By TERRY LYNAM // We buried my 91-year-old father-in-law on Aug. 21 at St. Charles Cemetery in Farmingdale, one day after his wake, where most of his family saw him for the first time in five-and-a-half months. Because he was in an assisted-living facility, a hospital and a nursing home during that time, the COVID-19 pandemic prevented him from receiving visitors. He survived COVID-19, but spent the final 161 days of his life in isolation,…


On bread alone? Definitely willing to give it a try…

By KATE FULLAM // As we enter month six of dealing with COVID-19, the scope of this unprecedented experience begins to come clear –  and so do our national coping mechanisms. Much of the country turned to food as a source of comfort, part of a routine to get through it all. I found myself clinging to culinary comforts (with a balance of exercise) to get through the pandemic. It’s no surprise that baking is…


This land is my land: Eminent Domain to the rescue?

By MICHAEL H. SAHN // We need to get serious, now, about protecting the world from the catastrophic impacts of global climate change. The COVID-19 pandemic will seem uneventful compared to the long-term and irreversible consequences of the world’s rapidly changing environment. In time, we’ll have a COVID vaccine; there is no vaccine for global warming. Enter eminent domain, the governmental authority to acquire private property – “condemn” it – in exchange for just compensation,…


Science must win the COVID-19 info war (and it can)

By DAVID CHAUVIN // As schools throughout the country start the school year – whether it’s 100 percent in-person, 100 percent remote or a hybrid of both – one thing is clear: This school year is going to look very different. While parents, students, teachers and administrators determine what the new normal will look like for this school year, the big-picture question remains: How long will this last? Unfortunately, the most common answers to this…


Long Island’s helping hands need a hand, and a plan

By JEFFREY REYNOLDS // COVID-19 has driven Long Island’s economy into a deep recession, creating budget gaps of more than $750 million in each county and shuttering – perhaps permanently – thousands of “non-essential” small businesses: stores, iconic restaurants, gyms, hair salons and other enterprises. Most of our region’s health- and human service-focused nonprofit organizations, on the other hand, were deemed “essential.” They remained open and sprang into action, marshaling volunteers and resources and collaborating…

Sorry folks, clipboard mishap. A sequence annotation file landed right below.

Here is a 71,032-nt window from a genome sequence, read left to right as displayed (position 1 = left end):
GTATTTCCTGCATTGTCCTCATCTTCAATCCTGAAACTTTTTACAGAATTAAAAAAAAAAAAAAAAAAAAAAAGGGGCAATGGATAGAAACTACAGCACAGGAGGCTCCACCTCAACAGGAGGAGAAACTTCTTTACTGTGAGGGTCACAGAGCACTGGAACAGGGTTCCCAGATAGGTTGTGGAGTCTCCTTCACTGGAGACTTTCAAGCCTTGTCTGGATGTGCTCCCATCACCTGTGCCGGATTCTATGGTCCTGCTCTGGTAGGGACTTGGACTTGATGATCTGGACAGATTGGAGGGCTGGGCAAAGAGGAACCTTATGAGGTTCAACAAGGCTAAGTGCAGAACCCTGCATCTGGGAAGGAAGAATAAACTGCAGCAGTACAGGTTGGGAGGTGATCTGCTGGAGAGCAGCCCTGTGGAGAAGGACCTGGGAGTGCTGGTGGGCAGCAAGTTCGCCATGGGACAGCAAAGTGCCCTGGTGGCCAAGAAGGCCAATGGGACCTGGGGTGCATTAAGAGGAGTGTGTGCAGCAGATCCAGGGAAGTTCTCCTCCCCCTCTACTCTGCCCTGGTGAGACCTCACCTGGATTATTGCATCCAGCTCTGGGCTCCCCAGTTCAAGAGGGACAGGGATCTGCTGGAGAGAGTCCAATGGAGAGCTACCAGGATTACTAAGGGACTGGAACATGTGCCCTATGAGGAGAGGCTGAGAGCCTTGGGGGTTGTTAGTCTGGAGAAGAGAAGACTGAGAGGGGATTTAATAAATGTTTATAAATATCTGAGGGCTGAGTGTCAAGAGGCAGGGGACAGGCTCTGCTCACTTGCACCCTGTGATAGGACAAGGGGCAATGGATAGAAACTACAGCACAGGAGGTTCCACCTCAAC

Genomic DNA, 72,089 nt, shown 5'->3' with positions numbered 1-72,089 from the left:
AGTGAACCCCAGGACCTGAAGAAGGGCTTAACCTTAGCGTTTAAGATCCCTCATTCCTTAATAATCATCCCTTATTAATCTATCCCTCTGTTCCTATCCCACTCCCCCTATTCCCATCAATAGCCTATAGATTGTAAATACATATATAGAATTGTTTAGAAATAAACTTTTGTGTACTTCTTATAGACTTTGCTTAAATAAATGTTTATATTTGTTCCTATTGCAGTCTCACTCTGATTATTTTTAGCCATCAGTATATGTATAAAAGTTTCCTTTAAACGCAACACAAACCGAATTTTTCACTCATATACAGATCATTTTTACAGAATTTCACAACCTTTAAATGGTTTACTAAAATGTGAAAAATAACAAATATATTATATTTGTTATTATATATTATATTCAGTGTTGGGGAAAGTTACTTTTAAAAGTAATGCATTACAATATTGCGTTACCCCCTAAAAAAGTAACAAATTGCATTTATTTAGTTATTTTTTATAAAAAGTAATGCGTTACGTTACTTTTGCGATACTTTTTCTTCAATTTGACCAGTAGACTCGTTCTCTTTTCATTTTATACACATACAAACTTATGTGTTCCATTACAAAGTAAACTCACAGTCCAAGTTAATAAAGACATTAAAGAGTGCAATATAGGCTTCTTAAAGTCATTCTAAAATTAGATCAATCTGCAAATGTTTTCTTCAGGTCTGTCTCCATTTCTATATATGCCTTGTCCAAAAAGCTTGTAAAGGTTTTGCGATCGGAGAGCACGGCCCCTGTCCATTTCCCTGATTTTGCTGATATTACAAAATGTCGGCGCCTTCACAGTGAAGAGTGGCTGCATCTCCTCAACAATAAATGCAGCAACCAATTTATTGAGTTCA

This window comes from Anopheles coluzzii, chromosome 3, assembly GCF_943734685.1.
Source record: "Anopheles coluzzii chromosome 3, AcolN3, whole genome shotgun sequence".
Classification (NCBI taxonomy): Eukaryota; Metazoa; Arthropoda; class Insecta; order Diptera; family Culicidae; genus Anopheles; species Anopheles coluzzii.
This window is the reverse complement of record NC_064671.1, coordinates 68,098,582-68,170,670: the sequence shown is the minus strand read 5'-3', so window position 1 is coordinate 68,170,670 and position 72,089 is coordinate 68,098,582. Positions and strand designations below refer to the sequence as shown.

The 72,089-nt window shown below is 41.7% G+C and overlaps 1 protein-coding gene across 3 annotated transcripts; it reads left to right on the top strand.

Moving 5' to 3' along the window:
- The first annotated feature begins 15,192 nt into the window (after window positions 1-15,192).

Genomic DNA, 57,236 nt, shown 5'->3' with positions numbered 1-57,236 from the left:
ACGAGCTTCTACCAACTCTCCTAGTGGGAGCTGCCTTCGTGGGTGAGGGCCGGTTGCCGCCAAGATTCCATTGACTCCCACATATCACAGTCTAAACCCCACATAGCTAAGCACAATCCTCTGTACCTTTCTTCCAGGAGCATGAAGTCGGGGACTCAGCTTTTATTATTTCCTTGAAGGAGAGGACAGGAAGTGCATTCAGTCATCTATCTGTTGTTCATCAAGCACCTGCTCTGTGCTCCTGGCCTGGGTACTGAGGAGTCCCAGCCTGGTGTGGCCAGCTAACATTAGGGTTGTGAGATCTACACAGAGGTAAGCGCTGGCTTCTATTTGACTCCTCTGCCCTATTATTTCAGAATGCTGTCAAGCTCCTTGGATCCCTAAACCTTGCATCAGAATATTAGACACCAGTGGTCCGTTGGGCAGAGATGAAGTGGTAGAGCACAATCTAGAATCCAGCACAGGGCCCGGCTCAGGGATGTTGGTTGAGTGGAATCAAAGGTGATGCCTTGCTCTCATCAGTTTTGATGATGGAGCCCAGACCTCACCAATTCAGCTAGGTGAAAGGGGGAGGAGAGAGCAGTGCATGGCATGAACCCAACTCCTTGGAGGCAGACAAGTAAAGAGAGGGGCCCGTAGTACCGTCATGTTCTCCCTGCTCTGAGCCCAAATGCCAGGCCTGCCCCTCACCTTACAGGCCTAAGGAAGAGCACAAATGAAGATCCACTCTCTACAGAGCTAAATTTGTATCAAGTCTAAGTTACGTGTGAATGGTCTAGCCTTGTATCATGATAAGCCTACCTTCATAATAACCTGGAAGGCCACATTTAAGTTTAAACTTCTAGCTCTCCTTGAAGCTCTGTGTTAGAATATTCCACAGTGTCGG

Understanding executive orders (at least, trying to)

By MICHAEL H. SAHN // Federal and state governments have issued numerous emergency executive orders to cope with COVID-19. Simply keeping track of these orders is a full-time job; compliance poses unique challenges for individuals, businesses, industries, not-for-profit institutions, even local governments. Not all the orders have been consistent, or coherent. In many instances, contradictory orders have created confusion, discontent and, ultimately, a failure to achieve much of anything. In some cases, in some jurisdictions,…


For employers, Direct answers to important questions

By TERRY LYNAM // Working in the medical field, you become accustomed to certain things in your social life. It’s a running joke that doctors are often asked to diagnose their friends and family or “take a look at something” during casual get-togethers. Now we’re hearing a new question: What will our world look like after the pandemic? It may feel like we’re finally on that other side. We have reached Phase Four on Long…


As summer sizzles, East End farmers make their stand

By KATE FULLAM // July on the East End of Long Island is magical (aside from the traffic). Foodies marvel at the local bounty, which starts trending now toward its peak in August and September. This is the time of year when cooking by stove or oven is traded for a chopped local veggie and herb salad … just perfect. Soon we’ll see heirloom tomatoes and baseball bat-sized zucchinis on farm stands, like the stand…